We believe the proposed intervention by the Minister of Local Government, Nania Mahuta, to remove petition rights under Parliamentary urgency is undemocratic and racist.
We are disappointed central government has intervened in a local democratic process. The many thousands of people who signed these petitions to force their councils to hold a binding referendum on the establishment of Maori wards will also be outraged.
Democracy Northland was founded on the principle that in a representative democracy every voice should be heard and every vote is equal. For the Minister to trample on the rights of the thousands of people who have already signed the petitions is disgraceful and a dark day in New Zealand.
The number of people signing the petitions has exceeded our expectations, for all three councils. We have been overwhelmed by the support. For the Whangarei District Council we have received 149% of the required number of signatures, 150% in Kaipara and 130% for the Northland Regional Council. These are very significant numbers, some 13114 signatures in total, and we expect to receive many more ahead of the 21 February close off date.
We know from the many Northlanders that we have spoken to over the last two months that most people do not want Maori wards on local councils – and for the very same reason they do not want the Maori seats in Parliament. They want New Zealand to be a team of five million – united by the things we have in common not divided by our differences.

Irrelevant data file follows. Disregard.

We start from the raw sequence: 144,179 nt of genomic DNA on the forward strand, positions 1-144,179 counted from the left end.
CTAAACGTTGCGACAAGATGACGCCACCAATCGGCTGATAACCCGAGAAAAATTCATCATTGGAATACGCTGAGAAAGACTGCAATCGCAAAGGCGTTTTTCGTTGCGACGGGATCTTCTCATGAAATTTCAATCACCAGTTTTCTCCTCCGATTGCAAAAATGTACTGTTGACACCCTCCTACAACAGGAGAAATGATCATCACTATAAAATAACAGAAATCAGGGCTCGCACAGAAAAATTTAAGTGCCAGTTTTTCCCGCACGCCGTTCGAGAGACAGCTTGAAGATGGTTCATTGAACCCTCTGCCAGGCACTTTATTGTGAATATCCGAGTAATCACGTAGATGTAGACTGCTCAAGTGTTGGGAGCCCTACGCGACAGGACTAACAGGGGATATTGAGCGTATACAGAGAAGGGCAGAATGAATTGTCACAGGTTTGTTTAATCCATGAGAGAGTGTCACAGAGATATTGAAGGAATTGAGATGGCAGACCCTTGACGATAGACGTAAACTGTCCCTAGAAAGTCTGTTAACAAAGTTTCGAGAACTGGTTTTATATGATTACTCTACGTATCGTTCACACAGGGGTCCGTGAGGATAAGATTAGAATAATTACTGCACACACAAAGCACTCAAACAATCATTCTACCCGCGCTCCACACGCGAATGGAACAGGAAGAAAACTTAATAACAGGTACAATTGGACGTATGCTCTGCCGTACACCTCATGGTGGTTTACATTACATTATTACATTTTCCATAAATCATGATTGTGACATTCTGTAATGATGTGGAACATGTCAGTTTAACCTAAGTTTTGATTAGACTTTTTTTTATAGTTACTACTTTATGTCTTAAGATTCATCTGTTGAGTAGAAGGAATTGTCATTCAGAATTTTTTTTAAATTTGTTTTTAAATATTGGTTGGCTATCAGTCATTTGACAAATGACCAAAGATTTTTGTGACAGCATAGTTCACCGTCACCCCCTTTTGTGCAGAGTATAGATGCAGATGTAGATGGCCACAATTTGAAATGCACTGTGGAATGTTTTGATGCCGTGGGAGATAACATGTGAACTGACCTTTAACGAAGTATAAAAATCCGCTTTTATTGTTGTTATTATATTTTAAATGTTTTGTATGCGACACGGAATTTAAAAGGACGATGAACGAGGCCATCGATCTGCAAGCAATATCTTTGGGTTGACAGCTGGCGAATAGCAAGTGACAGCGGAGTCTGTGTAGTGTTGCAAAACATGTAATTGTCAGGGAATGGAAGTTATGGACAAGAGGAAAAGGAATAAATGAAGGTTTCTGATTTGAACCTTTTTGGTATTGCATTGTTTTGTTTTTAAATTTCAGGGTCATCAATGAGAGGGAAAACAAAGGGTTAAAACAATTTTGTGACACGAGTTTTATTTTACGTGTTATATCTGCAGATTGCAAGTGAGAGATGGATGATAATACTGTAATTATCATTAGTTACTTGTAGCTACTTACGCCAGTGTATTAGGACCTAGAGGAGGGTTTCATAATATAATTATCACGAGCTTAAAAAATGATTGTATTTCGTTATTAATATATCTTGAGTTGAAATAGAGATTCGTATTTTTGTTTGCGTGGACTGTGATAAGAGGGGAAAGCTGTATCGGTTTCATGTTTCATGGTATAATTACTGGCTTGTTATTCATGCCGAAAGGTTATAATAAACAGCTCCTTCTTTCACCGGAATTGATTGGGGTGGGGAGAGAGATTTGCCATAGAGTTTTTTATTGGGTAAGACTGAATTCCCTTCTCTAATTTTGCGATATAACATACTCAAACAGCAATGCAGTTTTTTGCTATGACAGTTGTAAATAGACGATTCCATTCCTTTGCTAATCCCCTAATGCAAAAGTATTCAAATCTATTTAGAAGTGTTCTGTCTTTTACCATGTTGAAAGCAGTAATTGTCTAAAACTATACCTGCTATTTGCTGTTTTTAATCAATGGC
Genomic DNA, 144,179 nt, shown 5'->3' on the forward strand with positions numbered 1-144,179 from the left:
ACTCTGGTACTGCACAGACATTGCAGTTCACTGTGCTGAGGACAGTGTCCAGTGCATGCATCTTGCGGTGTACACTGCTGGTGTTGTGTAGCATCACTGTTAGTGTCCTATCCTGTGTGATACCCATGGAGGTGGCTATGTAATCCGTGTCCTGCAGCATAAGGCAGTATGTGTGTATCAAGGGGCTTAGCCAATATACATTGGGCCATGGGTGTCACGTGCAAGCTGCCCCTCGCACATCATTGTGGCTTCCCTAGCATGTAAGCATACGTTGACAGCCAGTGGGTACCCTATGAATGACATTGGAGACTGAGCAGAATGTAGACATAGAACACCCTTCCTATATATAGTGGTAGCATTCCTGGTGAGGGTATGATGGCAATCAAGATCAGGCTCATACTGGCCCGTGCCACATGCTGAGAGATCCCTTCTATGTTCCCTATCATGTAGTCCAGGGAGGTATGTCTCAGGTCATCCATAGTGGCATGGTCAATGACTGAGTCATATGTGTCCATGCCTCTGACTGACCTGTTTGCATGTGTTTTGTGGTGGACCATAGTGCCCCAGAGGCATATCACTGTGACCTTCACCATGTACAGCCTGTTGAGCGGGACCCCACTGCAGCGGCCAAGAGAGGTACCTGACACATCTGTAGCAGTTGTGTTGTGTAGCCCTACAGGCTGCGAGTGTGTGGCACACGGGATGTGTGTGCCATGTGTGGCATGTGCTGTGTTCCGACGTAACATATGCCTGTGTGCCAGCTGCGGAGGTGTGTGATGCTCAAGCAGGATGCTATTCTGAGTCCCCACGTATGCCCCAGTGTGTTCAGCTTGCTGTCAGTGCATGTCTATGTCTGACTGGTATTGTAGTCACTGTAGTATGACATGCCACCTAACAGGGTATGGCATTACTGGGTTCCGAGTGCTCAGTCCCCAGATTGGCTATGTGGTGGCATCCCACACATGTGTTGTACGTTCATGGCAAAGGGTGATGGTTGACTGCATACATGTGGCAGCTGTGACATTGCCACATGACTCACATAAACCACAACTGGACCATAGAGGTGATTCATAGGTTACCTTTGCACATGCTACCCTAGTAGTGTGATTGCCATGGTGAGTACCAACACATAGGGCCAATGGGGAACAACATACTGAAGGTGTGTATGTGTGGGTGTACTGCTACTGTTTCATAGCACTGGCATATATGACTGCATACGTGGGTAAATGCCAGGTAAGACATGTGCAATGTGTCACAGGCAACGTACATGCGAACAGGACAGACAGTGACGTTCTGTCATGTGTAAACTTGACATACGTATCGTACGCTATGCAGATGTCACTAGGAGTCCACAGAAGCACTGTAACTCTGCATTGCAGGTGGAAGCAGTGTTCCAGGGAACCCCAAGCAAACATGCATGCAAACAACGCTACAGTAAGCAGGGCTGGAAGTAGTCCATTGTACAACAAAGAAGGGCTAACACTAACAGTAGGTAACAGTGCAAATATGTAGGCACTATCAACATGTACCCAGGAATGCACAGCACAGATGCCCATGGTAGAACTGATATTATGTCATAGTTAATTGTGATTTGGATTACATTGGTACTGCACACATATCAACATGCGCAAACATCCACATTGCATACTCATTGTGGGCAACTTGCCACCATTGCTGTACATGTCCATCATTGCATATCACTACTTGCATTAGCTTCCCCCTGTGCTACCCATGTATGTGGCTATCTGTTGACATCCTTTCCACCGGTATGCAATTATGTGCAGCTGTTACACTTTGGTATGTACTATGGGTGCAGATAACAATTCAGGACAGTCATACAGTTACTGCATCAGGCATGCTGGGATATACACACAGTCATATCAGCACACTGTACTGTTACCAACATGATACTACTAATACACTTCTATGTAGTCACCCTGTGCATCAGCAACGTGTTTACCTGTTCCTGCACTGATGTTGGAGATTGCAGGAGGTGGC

Democracy Northland will continue with the petition as the law has not yet changed. Even with a law change we still have a petition which we will be delivering to the councils. They ignore it at their peril.
Having taken away our right as voters to have a binding referendum on the issue of Maori wards we are left with the only other option which is to campaign against the councillors who supported these wards. We will be doing so at the next local body election.
We thank the community for their incredible support. Democracy Northland is not going away. The extraordinary act by Minister Mahuta has energised our supporters and made us even more aware that we need to take a stand if we are to protect the democratic rights that generations of New Zealanders have fought for.
We of course are concerned about the wider implications. One of the first acts of the Ardern Labour Government will be to use urgency to ram through retrospective legislation to remove an important democratic right without any public consultation at all. To repeal a constitutional check on our local politicians without any thought to the ramifications is unconscionable. Ironically this protection was introduced by Helen Clark’s Labour government. Such political arrogance so early in the Parliamentary term does not auger well for next three years.
John Bain, Robin Grieve, Craig Jepson, Ash Nayyar
2 February 2021